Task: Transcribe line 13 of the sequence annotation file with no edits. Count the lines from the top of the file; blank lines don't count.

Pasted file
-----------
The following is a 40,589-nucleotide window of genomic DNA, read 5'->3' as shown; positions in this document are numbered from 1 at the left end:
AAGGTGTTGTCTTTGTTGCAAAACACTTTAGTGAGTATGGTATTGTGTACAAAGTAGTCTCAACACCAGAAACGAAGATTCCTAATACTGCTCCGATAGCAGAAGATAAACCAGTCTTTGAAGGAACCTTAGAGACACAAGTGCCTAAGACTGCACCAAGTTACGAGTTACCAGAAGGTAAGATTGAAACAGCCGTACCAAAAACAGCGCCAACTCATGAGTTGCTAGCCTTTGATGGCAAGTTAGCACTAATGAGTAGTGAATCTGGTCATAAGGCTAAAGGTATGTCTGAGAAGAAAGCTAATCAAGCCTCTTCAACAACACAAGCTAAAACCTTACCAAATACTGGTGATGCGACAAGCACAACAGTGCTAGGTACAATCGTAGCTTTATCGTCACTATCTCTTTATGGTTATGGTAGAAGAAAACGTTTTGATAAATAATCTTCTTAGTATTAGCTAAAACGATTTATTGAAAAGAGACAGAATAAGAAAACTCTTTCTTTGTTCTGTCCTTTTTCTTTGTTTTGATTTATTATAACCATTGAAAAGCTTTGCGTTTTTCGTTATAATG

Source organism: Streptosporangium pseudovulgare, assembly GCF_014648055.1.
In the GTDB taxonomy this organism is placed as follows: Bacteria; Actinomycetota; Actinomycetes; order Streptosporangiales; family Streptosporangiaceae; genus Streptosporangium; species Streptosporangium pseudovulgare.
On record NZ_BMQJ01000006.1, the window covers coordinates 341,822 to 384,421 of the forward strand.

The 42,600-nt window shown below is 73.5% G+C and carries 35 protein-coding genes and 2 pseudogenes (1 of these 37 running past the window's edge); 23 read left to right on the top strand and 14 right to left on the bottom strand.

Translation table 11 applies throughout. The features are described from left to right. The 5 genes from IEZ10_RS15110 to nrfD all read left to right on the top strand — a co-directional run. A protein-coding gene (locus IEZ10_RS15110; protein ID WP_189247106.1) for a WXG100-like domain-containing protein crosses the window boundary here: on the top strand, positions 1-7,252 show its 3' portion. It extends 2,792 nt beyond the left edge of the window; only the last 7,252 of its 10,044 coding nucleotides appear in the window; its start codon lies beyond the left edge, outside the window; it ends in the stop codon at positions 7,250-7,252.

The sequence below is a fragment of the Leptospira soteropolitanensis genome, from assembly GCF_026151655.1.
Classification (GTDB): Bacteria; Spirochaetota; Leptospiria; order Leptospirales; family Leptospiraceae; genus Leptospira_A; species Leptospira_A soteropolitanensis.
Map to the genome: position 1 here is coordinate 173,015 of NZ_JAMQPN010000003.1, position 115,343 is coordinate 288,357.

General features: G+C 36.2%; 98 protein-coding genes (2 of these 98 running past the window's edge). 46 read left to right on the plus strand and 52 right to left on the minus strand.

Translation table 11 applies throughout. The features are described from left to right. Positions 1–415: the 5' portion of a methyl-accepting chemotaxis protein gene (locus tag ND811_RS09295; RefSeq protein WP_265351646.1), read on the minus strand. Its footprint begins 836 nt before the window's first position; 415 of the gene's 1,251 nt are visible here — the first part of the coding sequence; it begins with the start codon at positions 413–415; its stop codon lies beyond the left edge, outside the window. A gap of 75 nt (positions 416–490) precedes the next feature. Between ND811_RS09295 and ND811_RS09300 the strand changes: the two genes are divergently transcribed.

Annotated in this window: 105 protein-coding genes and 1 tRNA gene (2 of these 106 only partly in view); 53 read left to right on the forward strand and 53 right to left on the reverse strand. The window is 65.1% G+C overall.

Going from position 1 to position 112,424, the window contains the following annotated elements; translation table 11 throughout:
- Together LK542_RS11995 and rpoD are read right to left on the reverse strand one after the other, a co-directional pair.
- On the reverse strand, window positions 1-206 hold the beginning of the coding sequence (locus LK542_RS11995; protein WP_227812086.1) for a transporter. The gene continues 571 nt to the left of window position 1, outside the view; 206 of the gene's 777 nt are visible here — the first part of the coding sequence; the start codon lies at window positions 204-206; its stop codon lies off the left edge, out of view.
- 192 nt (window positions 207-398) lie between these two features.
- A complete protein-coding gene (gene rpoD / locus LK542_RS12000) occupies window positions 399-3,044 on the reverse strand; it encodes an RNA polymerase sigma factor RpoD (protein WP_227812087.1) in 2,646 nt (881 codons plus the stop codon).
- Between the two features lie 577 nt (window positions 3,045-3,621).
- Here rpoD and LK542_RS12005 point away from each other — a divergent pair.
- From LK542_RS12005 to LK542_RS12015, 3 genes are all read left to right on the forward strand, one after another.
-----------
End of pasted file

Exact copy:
Annotated in this window: 105 protein-coding genes and 1 tRNA gene (2 of these 106 only partly in view); 53 read left to right on the forward strand and 53 right to left on the reverse strand. The window is 65.1% G+C overall.